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Significant Renovations Coming for Children’s of Mississippi’s Center for Cancer and Blood Disorders
The renovated waiting area of the Center for Cancer and Blood Disorders is shown in this architectural rendering from CDFL.

Infusion space designed for peace and privacy, more exam rooms, a welcoming waiting area, and colors that are light, bright and uplifting. These changes and more are coming to the Center for Cancer and Blood Disorders at Children’s of Mississippi.

The renovation project, priced at more than $5 million, will begin next year. During the project’s duration, the center’s outpatients will receive care at Wiser Hospital for Women and Infants on the campus of the University of Mississippi Medical Center.

“The Center for Cancer and Blood Disorders has, for 31 years, been a place of hope and healing for children diagnosed with cancer, sickle cell disease and other blood disorders,” said Dr. Anderson Collier, director of the Division of Pediatric Hematology and Oncology and the Center for Cancer and Blood Disorders and D. Jeanette Pullen Chair of Pediatric Hematology and Oncology. “The care here is outstanding, but it is time for the facility to match the world-class skills of our care team.”

The Center for Cancer and Blood Disorders at Children’s of Mississippi is the state’s only pediatric cancer center and is among the largest pediatric sickle cell disease treatment programs in the country, treating more than 900 patients with the blood disorder.

Originally funded with $2 million raised by the Junior League of Jackson, the Center for Cancer and Blood Disorders is located on the ground floor of Children’s of Mississippi’s Batson Tower.

“Since 1991, the Center for Cancer and Blood Disorders has been expanding the care, research and education in oncology and hematology,” said Dr. Mary Taylor, Suzan B. Thames Chair and professor of pediatrics. “These changes will make our patients and their families more comfortable, but they will also increase our capabilities in treating patients, researching the causes and care of cancer and blood disorders, and educating the next generation of pediatric hematologists and oncologists.”

The renovations will triple the size of the center’s infusion room and redesign it for more privacy for patients and will bring the number of exam rooms from the current eight to 14. The colors of the center will coordinate with the warm white, fuchsia and lime found in the nearby Kathy and Joe Sanderson Tower at Children’s of Mississippi.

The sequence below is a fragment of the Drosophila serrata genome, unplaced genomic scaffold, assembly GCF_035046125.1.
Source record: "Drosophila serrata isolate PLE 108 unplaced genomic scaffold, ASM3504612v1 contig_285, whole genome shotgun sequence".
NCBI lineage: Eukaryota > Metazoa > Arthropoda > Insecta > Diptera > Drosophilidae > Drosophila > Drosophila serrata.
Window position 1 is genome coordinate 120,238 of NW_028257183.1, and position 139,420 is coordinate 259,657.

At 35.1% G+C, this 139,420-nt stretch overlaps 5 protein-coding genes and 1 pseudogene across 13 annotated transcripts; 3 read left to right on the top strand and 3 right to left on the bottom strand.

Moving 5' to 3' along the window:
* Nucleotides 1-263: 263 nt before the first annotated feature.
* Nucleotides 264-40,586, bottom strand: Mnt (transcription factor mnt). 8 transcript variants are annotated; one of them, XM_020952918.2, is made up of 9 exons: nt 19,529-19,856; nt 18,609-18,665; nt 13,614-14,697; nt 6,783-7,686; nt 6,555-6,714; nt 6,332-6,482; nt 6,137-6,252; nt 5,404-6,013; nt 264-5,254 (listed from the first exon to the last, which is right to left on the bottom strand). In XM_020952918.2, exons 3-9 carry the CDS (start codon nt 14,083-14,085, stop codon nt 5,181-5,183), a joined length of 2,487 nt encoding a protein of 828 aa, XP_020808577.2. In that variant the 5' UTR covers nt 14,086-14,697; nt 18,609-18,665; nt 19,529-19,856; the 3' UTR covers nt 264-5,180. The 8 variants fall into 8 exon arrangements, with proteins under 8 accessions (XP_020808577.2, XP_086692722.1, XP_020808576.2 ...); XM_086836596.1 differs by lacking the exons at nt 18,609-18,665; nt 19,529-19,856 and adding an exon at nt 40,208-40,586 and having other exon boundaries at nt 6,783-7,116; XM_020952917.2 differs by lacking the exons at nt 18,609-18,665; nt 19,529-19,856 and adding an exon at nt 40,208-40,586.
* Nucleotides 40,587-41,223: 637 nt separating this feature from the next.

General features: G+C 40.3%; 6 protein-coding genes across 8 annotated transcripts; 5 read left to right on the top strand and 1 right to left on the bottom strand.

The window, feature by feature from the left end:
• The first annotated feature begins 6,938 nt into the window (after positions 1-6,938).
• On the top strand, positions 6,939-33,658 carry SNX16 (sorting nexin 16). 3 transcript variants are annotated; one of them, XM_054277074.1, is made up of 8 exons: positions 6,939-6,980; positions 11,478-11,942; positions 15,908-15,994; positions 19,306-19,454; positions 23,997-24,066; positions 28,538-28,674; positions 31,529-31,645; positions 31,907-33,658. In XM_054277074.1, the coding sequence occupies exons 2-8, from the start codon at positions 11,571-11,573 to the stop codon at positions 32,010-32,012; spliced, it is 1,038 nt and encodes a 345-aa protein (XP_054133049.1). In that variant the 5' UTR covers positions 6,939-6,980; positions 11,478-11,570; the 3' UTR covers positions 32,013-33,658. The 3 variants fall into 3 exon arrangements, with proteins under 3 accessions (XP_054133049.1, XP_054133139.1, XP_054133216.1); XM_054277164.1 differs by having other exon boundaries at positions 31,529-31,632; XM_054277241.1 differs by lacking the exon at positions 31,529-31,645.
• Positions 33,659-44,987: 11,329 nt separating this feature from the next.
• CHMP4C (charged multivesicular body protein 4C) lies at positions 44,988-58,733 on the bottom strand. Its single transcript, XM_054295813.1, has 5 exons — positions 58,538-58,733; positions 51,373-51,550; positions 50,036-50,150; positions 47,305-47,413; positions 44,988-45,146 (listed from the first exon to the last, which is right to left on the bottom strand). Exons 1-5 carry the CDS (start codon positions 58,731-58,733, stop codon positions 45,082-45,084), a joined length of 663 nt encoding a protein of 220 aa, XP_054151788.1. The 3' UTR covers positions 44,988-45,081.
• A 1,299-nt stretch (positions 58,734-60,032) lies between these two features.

“The way we practice medicine has changed,” Collier said. “More procedures are done in an outpatient setting. The outpatient infusion area built for 12 patients often has 15 to 19 patients in it, so that area will be larger. The waiting area will be smaller because additional exam rooms will mean less waiting time.”

Jim and Pat Coggin of Jackson launched the fundraising for the renovation project with a $1.5 million gift. “We’re excited about this project and the difference it will make in our community and state,” he said. “The Center for Cancer and Blood Disorders provides wonderful care, but the facility needs to be updated. We know personally what cancer patients and their families face, but their situation is made easier when they’re in an environment that’s comfortable, up-to-date and spirit-lifting.”

Joining in the support are Phil and Melissa Hanberry of Hattiesburg, who are matching gifts made through Dec. 31 up to $100,000 through the Giving Grace Fund. The fund is a memorial to their daughter, Maggie, who was diagnosed with stage IV colon cancer a month before her 16th birthday.

“Maggie’s desire for a more private infusion space has been in my mind since I was treating her,” said Collier, who was one of Maggie’s oncologists. “She is one of the inspirations for the design of our new space.”

The Junior League of Jackson, instrumental in the start of the Center for Cancer and Blood Disorders, has donated $500,000 toward the renovation project. To recognize the Junior League of Jackson’s incredible and ongoing commitment, the center’s new interactive waiting space will be named in honor of the League.

Friends of Children’s Hospital is providing $250,000 for the renovation. To recognize Friends’ long-standing partnership with the hospital, the infusion room will be named for the organization. Additionally, Friends has also committed nearly $100,000 in support of interactive technology that will be available for patients in every exam room and infusion bay. This commitment was made possible through a generous gift from HORNE and the HORNE Community Foundation.

“We are grateful for the generosity and vision of those who are giving to update our Center for Cancer and Blood Disorders,” said Guy Giesecke, CEO of Children’s of Mississippi. “Together, they are helping us build on the successful 2020 opening of the Sanderson Tower to bring world-class care close to home for Mississippi’s children and families.”

To make a gift online in support of the renovation, visit and designate your contribution to the Children’s Cancer and Blood Disorders Facility and Patient Care Fund. For more information or to learn about other ways to give, contact Suzanne Crell, major gifts officer, at (601) 815-8778 or

By Annie Oeth/UMMC Public Affairs


Online gifts for the 2024 calendar year should be made no later than noon on December 31, 2024.  Checks by mail will need to be postmarked by December 31 to be counted in the 2024 calendar year.